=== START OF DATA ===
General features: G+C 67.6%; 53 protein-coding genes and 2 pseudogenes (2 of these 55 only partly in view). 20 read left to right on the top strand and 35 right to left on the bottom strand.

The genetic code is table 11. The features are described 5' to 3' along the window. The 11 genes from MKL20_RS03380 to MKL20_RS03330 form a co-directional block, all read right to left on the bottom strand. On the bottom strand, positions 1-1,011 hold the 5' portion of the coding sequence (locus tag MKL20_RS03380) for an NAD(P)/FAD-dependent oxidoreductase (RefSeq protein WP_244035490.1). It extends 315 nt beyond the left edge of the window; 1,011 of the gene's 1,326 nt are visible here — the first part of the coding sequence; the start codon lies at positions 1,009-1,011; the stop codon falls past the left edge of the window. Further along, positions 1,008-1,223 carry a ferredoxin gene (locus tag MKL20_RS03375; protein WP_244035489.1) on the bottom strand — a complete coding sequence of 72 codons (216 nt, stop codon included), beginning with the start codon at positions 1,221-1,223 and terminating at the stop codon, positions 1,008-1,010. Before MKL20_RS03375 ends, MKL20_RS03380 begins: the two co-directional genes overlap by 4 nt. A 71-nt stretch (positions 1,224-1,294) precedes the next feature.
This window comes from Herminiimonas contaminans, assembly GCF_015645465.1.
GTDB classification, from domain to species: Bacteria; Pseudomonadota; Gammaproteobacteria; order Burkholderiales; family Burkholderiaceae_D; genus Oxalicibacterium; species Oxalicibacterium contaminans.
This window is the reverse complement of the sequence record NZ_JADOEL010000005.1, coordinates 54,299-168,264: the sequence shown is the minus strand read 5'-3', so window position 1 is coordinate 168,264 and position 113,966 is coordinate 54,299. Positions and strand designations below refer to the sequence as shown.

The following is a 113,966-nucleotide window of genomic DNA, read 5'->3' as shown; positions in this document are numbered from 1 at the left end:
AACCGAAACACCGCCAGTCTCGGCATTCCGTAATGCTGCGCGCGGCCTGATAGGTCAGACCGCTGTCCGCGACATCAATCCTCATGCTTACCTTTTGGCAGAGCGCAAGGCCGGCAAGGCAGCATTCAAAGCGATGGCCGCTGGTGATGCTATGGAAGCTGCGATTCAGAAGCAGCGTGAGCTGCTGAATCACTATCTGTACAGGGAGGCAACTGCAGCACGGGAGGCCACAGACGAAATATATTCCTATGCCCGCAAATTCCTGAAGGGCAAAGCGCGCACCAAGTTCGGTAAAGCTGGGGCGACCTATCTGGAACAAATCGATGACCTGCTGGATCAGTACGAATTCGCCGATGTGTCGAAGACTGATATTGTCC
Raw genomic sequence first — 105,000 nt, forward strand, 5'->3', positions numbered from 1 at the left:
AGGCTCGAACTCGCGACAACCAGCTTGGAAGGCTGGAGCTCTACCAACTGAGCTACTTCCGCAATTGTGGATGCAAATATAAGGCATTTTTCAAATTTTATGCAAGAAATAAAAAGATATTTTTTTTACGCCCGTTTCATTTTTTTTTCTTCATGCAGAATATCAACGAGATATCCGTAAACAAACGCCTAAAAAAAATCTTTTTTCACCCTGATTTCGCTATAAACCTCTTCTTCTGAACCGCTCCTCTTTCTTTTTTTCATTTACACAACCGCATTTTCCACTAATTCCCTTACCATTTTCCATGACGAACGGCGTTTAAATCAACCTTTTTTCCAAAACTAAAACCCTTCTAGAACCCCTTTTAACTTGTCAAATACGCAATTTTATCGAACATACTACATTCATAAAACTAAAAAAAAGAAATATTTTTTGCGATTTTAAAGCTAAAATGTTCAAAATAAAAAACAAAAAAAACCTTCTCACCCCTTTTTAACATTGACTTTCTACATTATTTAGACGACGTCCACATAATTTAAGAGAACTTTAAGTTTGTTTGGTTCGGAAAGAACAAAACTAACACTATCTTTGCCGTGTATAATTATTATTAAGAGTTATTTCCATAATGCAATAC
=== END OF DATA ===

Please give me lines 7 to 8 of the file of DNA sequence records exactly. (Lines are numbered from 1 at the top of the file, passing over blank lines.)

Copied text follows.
AACCGAAACACCGCCAGTCTCGGCATTCCGTAATGCTGCGCGCGGCCTGATAGGTCAGACCGCTGTCCGCGACATCAATCCTCATGCTTACCTTTTGGCAGAGCGCAAGGCCGGCAAGGCAGCATTCAAAGCGATGGCCGCTGGTGATGCTATGGAAGCTGCGATTCAGAAGCAGCGTGAGCTGCTGAATCACTATCTGTACAGGGAGGCAACTGCAGCACGGGAGGCCACAGACGAAATATATTCCTATGCCCGCAAATTCCTGAAGGGCAAAGCGCGCACCAAGTTCGGTAAAGCTGGGGCGACCTATCTGGAACAAATCGATGACCTGCTGGATCAGTACGAATTCGCCGATGTGTCGAAGACTGATATTGTCC
Raw genomic sequence first — 105,000 nt, forward strand, 5'->3', positions numbered from 1 at the left: